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QotD: History

Question: If you could change the mind of one person from history on one issue, who and what issue would you pick and why?

My Answer: The geek side of me wants to say "Steve Jobs decision not to license the Mac OS." But, then again, I really like where the Mac is now, so that may not even be a valid decision. Perhaps I would change the mind of the person who first determined that you could convert oil into gasoline, or that gasoline was even necessary: where would the world - politically, geographically, etc. - be if we didn't need gasoline for our cars? What if an alternate energy source were the norm? Recent history begs that I suggest something about the intelligence committees assessing the likelihood of an attack on September 11, but there have been far more world-shaping events than that, have there not? I've got the girl I've always wanted now too - I can't even hope to change her mind in 10th grade because it's perfect now.

So, then, my final answer is simply this: I would change the mind of the government official who decided that Kennedy was becoming to much of a pain in the ass and who then ordered he be assassinated. How's THAT? 🙂

You are encouraged to answer the Question of the Day for yourself in the comments or on your blog.

7 Responses to "QotD: History"

  1. Tough one. One wonders what would have happened if someone had convinced Pilate that Jesus didn't need to be nailed to a cross.

    I probably wouldn't want to change history though. The possible repercussions are too terrible to think about. So if pinned down I'd probably say.... Someone should have convinced Kennedy to support Diem earlier and more vehemently.

  2. Thats funny, even before I got to where you said it, I was going to mention Kennedy's assassination. So, since that one is out, I'm going to go with Roosevelt's administration's decision to drop the bombs on Japan. I agree, I think, with constructing them, but part of me has always wondered what the world would look like, politically, if atomic weapons had _never_ been used.

  3. I nearly fell off my chair when you went all conspiracy theory on us. HA! Although, it is one I agree with. 🙂

    However, to answer the question: Hitler. Enough said.

  4. I couldn't really think of anything off the top of my head, but after seeing Gabe's comment I came up with one. I would change the mind of one of the guys in charge of punishing Germany for WWI. You know the one that was respected so everyone else would listen to him when he said, "if we take everything and don't give them a chance to rebuild, some guy is going to unite them in hatred and make this war look like a school fight." That way Hitler, nor anyone other nut case could have had such an easy group of people to unite and control.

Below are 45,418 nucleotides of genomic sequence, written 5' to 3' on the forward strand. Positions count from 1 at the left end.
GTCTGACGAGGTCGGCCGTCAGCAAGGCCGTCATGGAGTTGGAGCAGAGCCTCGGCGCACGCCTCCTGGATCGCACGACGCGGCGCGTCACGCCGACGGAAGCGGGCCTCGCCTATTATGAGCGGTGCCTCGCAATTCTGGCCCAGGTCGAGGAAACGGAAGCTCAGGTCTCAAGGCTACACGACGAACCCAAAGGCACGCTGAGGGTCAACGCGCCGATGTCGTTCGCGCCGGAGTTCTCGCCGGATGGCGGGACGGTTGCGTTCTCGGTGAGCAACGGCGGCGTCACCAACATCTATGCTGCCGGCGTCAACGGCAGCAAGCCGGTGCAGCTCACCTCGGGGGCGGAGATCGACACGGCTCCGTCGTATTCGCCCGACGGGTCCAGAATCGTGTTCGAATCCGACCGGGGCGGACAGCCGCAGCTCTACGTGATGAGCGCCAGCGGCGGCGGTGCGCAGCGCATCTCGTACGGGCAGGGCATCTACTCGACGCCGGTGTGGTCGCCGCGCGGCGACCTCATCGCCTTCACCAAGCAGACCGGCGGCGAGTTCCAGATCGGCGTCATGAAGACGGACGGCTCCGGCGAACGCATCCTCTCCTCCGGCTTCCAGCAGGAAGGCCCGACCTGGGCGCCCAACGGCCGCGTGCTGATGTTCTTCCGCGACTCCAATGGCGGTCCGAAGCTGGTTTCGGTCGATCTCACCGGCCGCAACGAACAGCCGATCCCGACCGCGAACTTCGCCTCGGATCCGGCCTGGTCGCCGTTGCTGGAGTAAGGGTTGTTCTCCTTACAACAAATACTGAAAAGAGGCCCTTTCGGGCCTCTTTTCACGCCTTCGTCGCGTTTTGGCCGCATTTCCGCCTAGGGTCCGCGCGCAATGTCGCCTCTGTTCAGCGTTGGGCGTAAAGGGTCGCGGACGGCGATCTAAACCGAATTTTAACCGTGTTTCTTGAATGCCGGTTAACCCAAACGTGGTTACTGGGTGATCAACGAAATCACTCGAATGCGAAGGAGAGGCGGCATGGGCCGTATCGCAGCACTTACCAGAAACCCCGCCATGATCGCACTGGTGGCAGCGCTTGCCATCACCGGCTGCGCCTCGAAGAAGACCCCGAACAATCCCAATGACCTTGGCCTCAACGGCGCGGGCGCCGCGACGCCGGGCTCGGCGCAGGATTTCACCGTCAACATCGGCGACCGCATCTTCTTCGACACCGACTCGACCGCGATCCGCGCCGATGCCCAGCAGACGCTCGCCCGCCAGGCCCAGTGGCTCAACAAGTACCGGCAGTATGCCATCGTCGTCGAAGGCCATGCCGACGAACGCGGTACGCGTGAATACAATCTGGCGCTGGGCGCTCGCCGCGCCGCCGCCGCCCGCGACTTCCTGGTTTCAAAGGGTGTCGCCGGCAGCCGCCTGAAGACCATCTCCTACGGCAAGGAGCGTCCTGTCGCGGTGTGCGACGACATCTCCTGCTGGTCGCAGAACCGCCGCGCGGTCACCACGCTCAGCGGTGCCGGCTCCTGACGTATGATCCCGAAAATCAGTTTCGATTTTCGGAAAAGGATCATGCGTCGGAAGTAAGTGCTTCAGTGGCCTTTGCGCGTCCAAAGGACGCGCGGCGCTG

5. It was Truman who ultimately had the final decision on whether or not to drop the atomic bombs on Hiroshima and Nagasaki, not "Roosvelt's Administration". As the sign on Truman's desk said, "The buck stops here." I doubt Truman would want to pawn off the ramifications, good or bad, of that decision onto the shoulders of Roosevelt or his administration.


  6. iRideSnow: yes, of course. However, Roosevelt and his administration were responsible for the decision to construct it, and when they did so, it was done with the understanding that it was going to be used. Since Truman (at least directly after Roosevelt's death) had basically the same staff and advisors that Roosevelt had, when he was informed of the project it had mostly been decided already. I can't imagine that any thought of "well, lets *not* use this really neat thing we've spent so much on the past however-many years" wasn't considered very heavily with his advisors giving contrary advice.

    At least, thats how I've read it. But I could be wrong, do you have anything to point to it being Truman's decision alone, uninfluenced by Roosevelt's administration that you could show me?

  7. One member of the current administration's War Room. Somebody who has the power to change the US policy in the middle east. I know what they are doing there is called the "Peace Process" but basically they've been blocking a diplomatic settlement of the Israeli occupation for 30 years now. And people think September 11th makes this an age of terror. If only people had a clue about state sponsored terrorism and the US position atop that list.